Florida Democratic gubernatorial candidate Andrew Gillum said Tuesday that President Donald Trump and fellow Republicans are providing "cover" for extremists to conduct political violence during a campaign rally in New Port Richey.
Gillum said his opponent, former Republican Rep. Ron DeSantis, "is now joined by Donald Trump and the campaign of distractions and the campaign of divisions and derision, a campaign to make us fearful of each other so we can't see each other's humanity, a campaign that is providing cover for people who are now taking their political differences and going to the next extreme to create political violence."
"This is unacceptable in civilized society," he continued. "This is not the American way."
Gillum, the mayor of Tallahassee, made the comments days after officials said a man who has expressed anti-Semitic views shot and killed 11 worshippers and wounded others at the Tree of Life synagogue in Pittsburgh, and after federal law enforcement arrested Cesar Sayoc for allegedly mailing more than a dozen pipe bomb packages to high-profile figures who have been critical of the president.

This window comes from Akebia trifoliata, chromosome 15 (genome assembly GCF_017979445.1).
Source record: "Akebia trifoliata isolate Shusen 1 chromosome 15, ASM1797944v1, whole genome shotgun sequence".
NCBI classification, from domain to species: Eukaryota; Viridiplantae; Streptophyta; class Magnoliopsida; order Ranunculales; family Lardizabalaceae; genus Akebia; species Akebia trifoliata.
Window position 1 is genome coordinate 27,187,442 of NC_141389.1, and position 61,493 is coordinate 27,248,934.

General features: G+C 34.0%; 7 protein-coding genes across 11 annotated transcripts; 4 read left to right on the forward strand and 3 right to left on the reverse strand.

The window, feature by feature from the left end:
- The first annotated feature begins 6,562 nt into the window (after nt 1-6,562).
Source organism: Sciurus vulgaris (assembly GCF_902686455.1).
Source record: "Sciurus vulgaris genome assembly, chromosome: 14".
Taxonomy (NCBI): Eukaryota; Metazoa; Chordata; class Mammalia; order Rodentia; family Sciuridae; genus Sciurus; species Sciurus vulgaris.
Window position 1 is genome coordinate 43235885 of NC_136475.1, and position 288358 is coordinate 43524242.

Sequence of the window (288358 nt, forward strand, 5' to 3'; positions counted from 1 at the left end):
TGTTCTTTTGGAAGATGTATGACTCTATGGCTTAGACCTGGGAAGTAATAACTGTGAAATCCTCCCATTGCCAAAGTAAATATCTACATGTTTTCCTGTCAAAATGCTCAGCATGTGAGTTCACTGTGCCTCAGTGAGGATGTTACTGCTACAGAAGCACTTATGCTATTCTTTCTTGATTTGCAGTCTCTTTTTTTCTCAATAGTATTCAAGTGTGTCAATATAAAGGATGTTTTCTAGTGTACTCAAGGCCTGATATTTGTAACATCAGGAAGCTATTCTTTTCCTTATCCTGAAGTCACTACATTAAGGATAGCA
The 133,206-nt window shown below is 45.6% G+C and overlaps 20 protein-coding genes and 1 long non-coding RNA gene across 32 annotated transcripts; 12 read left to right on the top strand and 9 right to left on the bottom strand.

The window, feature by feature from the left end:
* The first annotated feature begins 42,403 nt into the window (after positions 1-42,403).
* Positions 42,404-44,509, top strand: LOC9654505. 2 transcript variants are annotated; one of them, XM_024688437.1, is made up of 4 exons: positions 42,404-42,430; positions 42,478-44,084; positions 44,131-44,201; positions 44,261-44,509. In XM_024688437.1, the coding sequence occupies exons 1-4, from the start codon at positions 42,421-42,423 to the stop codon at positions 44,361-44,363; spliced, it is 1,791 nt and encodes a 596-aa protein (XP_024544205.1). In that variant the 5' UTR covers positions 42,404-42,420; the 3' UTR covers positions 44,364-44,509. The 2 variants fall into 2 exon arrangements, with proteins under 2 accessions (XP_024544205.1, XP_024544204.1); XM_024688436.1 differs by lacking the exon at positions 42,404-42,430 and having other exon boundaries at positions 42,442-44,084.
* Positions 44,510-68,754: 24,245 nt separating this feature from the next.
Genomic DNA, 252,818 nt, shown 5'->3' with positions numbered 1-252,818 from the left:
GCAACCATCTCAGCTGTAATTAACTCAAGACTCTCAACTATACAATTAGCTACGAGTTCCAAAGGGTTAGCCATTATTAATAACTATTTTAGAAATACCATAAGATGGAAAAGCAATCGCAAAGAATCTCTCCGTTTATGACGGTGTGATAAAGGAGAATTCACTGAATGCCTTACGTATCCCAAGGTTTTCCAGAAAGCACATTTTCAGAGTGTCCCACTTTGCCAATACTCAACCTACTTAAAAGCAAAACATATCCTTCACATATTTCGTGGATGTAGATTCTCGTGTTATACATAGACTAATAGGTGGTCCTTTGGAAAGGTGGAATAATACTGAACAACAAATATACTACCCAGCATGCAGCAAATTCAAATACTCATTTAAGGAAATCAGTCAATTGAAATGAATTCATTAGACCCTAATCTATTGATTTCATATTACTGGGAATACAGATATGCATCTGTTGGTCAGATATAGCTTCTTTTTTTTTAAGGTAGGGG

Separately, in an interview with SiriusXM's "The Karen Hunter Show," Gillum said communities are under attack "largely because of the reckless rhetoric by Donald Trump and his acolytes," adding that his opponent uses "the same kind of highly charged rhetoric" to paint him as anti-law enforcement.
"This bomber, here in the state of Florida, had a hit list of 100 people. He sent bombs all across the country targeting prominent Democrats who have criticized the president," Gillum said. "And these folks to think they bear no responsibility for that."
Gillum's remarks are the latest in a pre-Election Day war of words between Gillum and the president, who called the Democrat a "stone-cold thief" during an interview with Fox News host Laura Ingraham Monday night while talking up DeSantis.
Gillum, who earlier Monday called Trump "weak," said on Twitter that the president was lying about him.
"I heard @realDonaldTrump ran home to @FoxNews to lie about me," Gillum wrote. "But as my grandmother told me — never wrestle with a pig. You both get dirty, but the pig likes it. So ignore him and vote, Florida!"
Trump's claims appear tied to an FBI investigation into Tallahassee's city government, though there is no evidence that Gillum is personally under investigation.